Addiction is defined as a chronic, relapsing brain disease that is characterized by
compulsive drug seeking and use, despite harmful consequences. It is considered a
brain disease because drugs change the brain—they change its structure and how it
Understanding Addiction ?
People experiment with drugs for many different reasons. Many first try drugs out of curiosity, to
have a good time, because friends are doing it, or in an effort to improve athletic performance or
ease another problem, such as stress, anxiety, or depression. Use doesn’t automatically lead to
abuse, and there is no specific level at which drug use moves from casual to problematic. It
varies by individual. Drug abuse and addiction is less about the amount of substance consumed
or the frequency, and more to do with the consequences of drug use. No matter how often or
how little you’re consuming, if your drug use is causing problems in your life—at work, school,
home, or in your relationships—you likely have a drug abuse or addiction problem.
Signs of Addiction ?
Many people begin to use alcohol or illicit drugs asa result of peer influences, out of
curiosity, or in an attempt to cope with everyday life stressors. Still others begin to develop
addictive behaviors in conjunction with previous experiences with medications legitimately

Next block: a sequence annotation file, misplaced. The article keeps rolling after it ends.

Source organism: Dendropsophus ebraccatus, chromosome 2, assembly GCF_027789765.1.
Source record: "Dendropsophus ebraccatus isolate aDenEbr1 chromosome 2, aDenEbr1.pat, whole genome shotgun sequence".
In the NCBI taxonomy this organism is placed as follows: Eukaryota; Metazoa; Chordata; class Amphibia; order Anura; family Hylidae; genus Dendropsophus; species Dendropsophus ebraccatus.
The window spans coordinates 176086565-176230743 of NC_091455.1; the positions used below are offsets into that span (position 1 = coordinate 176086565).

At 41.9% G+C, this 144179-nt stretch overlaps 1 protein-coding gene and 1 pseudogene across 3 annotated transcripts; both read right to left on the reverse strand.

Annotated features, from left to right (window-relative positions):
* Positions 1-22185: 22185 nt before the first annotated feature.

prescribed for a medical condition—drugs such as opioids for pain management (e.g.,
Vicodin, OxyContin), benzodiazepines for anxiety management (e.g., Xanax, Ativan), and
hypnotics such as Ambien for sleep management—all substances with a pronounced
potential for dependence and abuse. A small proportion of these people who have used
drugs for medicinal purposes may go on to abuse them for their pleasurable psychoactive
effects, to deal with stress, or for other maladaptive reasons.
Signs of Addiction ?
Stigma is defined in the dictionary as “a mark of disgrace or infamy.” The stigma of
addiction—the mark of disgrace or infamy associated with the disease—stems from behavioral
symptoms and aspects of substance use disorder. For example, symptoms of alcohol and other
drug addiction, such as impaired judgment or erratic behavior, can result in negative
consequences including legal, occupational and relationship problems. Understandably, these
kinds of consequences cause embarrassment and shame among those afflicted and affected.
They also create stigmatized attitudes and perceptions about addiction among the wider public,
a response that perpetuates and exacerbates the private shame associated with drug addiction.